Reopened Passenger Train Reconnects Balkans

A passenger train line across the Balkans had been closed for 18 years. As it reopens and reconnects the region to the rest of Europe, there are signs of improved relations in the war-torn region.
January 12, 2010, 7am PST | Nate Berg
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The train line travels 300 miles from Sarajevo in Bosnia and Herzegovina, through the southeastern tip of Croatia, and to its end-point in Belgrade, Serbia.

"For the chain-smoking Serbs, Croats and Bosnians toasting one another in the cafe car, the revived passenger line was certainly a sign that their forced isolation from the rest of Europe and the world beyond could be on the verge of ending.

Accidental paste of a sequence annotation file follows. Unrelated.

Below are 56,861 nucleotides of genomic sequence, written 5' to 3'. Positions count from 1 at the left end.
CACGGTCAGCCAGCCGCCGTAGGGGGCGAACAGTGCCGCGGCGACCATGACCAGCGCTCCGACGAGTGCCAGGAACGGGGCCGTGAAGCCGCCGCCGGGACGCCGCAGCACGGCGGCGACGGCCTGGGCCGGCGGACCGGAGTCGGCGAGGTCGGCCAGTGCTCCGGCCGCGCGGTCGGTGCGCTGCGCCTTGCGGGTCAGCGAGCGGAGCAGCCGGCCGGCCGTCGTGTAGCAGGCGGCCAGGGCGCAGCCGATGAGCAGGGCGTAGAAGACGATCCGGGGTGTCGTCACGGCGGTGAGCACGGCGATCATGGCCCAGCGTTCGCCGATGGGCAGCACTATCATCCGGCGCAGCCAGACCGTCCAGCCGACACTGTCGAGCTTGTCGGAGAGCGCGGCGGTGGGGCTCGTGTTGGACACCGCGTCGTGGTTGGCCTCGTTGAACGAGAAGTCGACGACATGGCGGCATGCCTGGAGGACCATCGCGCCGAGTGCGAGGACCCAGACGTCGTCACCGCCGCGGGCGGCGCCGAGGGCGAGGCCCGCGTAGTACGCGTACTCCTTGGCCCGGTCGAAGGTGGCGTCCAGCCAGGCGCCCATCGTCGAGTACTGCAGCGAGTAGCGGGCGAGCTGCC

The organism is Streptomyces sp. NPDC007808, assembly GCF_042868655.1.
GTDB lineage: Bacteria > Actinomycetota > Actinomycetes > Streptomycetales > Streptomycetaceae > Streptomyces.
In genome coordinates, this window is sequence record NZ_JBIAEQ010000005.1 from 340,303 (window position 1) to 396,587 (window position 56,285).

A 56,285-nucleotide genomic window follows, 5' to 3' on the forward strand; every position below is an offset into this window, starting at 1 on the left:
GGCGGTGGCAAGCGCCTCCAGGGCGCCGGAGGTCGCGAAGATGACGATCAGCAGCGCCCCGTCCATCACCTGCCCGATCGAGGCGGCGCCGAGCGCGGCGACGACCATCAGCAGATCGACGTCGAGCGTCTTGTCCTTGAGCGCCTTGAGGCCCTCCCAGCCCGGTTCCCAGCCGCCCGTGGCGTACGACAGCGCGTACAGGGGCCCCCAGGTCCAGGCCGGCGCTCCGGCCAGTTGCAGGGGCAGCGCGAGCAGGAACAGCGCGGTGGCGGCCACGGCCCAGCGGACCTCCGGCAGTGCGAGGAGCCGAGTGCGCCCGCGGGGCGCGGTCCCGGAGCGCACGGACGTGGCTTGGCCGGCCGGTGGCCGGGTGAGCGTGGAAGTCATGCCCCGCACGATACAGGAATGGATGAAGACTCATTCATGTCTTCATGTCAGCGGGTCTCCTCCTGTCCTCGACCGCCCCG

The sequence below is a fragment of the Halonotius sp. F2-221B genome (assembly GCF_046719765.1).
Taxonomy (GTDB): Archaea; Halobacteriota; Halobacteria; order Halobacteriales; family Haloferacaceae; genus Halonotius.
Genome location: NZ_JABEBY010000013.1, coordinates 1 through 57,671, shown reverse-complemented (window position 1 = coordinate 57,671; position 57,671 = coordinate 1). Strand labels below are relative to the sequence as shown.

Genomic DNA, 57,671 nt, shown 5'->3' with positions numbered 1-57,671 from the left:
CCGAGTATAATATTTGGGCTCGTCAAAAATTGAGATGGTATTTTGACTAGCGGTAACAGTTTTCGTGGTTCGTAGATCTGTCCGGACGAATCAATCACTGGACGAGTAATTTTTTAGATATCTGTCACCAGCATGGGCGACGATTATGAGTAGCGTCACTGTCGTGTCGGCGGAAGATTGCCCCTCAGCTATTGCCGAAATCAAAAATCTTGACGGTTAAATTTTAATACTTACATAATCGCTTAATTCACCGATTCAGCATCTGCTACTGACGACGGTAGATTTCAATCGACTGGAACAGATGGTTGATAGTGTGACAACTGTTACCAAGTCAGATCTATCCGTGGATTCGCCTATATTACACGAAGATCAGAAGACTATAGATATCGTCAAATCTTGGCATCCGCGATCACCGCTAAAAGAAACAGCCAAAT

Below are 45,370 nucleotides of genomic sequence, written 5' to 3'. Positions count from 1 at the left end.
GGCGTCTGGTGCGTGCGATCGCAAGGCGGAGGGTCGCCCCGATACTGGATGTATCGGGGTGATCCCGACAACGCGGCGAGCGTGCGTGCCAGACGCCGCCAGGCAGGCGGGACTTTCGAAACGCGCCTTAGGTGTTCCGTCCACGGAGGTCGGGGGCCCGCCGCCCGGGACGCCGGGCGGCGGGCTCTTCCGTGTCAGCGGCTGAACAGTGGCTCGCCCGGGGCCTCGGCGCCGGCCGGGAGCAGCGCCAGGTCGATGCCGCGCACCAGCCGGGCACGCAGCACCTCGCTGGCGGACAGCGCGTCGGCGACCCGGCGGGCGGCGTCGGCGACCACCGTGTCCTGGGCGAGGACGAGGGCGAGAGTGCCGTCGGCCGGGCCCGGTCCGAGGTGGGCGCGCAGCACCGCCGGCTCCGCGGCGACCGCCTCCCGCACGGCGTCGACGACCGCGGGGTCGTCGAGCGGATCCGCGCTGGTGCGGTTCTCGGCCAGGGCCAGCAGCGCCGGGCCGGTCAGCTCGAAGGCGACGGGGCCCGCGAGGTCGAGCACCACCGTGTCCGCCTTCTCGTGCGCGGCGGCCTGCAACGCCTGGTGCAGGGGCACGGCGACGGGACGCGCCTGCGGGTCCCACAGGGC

Starting on Dec. 19, citizens of Serbia, Montenegro and Macedonia could travel to European Union countries without visas for the first time since the collapse of Yugoslavia. Serbia, until recently an international pariah, applied for European Union membership a few days later. Reacceptance into the Western fold looks closer for the region than it has in years. But the region - like the train line itself - is by no means normal or fully integrated."

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Published on Monday, January 11, 2010 in The New York Times
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